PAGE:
This article was originally published in the Summer 2018 issue of The Record.
You’ve undoubtedly heard of DevOps before. By encouraging collaboration and teamwork, removing the barriers between development and operations and introducing automation, it speeds up software delivery and enables features to move from the fingers of developers into the hands of customers faster.
It’s an important topic to stay current with because software development is no longer confined to the usual suspects like Google, Microsoft and Amazon. Virtually every company now relies on technology to support their business efforts, and for many it has become a core part of those efforts.
Think of getting a quote for your car insurance, ordering anything online, making a call to customer support, buying a concert ticket, or any of a myriad of other actions that are now eased and enabled by technology. In each case, introducing DevOps into the software development that drives that technology has been proven to accelerate the process, reduce errors and give companies a competitive advantage.
There’s a new kid on the block too: the database. Behind many of the applications that businesses rely on, there’s a database keeping a record of transactions, online behaviour and changes in customer data. When the application is updated, the database often needs to be updated as well.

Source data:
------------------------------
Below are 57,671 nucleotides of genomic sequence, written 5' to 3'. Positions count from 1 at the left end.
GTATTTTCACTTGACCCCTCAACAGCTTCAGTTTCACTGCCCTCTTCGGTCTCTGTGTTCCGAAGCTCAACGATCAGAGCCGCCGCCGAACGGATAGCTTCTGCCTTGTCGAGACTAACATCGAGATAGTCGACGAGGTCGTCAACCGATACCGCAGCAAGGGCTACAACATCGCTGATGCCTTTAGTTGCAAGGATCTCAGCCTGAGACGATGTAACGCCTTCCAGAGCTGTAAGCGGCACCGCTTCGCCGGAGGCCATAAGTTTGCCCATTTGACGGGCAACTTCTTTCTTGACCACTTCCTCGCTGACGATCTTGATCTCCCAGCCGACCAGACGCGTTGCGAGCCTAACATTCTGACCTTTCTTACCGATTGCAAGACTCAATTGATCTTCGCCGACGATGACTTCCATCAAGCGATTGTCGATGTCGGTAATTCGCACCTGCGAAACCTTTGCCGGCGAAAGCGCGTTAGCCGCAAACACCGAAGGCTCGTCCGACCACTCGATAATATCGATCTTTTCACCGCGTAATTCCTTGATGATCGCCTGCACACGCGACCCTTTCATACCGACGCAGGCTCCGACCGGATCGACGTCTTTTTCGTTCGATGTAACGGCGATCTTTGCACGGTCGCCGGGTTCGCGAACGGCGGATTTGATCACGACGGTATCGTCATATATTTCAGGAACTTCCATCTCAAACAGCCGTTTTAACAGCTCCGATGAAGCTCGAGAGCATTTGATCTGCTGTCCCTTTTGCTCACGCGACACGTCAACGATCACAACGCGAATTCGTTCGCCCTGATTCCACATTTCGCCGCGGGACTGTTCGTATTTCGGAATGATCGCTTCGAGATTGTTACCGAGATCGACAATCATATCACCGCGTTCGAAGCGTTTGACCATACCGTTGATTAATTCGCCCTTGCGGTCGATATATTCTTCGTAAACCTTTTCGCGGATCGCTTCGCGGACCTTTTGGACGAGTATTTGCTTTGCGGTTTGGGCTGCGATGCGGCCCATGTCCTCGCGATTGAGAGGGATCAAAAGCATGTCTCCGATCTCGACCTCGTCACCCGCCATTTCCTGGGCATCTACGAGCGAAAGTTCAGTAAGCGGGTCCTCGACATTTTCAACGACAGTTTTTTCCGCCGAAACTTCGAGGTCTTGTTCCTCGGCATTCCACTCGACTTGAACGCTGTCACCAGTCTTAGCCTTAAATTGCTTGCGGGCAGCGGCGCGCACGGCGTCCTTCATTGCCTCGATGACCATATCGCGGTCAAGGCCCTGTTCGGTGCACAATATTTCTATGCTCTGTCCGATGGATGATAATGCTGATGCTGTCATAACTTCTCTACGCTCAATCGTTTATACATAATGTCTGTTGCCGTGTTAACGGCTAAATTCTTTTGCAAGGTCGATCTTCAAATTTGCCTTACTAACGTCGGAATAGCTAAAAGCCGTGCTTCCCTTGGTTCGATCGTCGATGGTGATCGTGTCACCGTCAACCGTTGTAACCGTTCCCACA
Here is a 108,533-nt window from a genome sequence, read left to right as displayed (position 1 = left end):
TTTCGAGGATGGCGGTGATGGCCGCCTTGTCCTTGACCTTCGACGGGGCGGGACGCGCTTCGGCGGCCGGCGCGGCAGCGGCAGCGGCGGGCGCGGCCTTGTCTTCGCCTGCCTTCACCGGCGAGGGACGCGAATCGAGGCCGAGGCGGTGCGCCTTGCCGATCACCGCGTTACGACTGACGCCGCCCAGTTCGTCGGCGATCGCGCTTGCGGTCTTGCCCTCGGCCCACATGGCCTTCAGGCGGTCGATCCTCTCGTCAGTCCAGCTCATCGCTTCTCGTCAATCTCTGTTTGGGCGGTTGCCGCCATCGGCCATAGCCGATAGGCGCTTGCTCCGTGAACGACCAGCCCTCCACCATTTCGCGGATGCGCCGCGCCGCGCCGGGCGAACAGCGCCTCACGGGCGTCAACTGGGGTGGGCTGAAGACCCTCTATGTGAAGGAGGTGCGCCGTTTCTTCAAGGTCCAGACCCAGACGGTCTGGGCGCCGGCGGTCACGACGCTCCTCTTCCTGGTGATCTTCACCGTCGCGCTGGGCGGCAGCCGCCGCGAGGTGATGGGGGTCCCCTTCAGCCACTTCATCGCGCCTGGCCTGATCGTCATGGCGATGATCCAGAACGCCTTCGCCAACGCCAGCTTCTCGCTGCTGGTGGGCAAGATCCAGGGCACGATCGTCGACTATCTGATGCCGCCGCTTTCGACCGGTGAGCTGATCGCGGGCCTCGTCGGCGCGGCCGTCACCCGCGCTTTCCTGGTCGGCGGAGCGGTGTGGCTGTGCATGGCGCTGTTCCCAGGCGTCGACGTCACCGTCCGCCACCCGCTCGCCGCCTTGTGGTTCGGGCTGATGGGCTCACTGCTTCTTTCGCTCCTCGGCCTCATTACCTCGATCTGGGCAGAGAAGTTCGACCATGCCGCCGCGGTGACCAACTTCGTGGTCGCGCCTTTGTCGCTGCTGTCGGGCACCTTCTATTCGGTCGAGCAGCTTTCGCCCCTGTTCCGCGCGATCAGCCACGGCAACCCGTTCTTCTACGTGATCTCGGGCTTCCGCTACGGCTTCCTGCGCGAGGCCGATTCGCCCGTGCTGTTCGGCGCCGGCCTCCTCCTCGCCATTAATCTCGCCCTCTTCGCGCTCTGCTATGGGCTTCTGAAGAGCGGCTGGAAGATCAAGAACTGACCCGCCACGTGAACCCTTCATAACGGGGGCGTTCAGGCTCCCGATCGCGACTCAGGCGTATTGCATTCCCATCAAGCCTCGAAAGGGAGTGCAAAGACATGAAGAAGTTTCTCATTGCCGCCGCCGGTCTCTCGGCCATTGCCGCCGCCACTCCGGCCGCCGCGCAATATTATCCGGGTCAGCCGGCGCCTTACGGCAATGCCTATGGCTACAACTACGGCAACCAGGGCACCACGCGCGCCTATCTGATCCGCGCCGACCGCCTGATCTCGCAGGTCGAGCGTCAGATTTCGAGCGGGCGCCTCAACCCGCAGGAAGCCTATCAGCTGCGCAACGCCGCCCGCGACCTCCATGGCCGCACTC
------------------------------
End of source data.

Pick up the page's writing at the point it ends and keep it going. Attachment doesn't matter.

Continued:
Companies are now recognising that the same DevOps processes that bring big benefits to the development of applications also need to be introduced to the development of databases, or they become a bottleneck in the process.
As a result, software tools have been created by companies like Redgate which integrate with and work alongside the same infrastructure used for developing applications. So developers can work on updating the application and the database at the same time, in the environment they’re already familiar with, and ensure the speed and efficiency that DevOps brings is not held back.
There’s an additional – and timely – business benefit too. The recent introduction of the General Data Protection Regulation (GDPR) and the many stories about data breaches have made data privacy and protection a topic that is now discussed across boardroom tables.
Fortunately, including the database in DevOps prevents mistakes reaching production, automates many processes that otherwise introduce errors, and provides an audit trail of changes for audit and compliance purposes.
If you’re undertaking a DevOps initiative, remember to include the database as well. Your business will move faster and at the same time you’ll take a significant step forward in meeting the increasing demands to protect your customers’ data.
Mary Robbins is DevOps product marketing manager at Redgate Software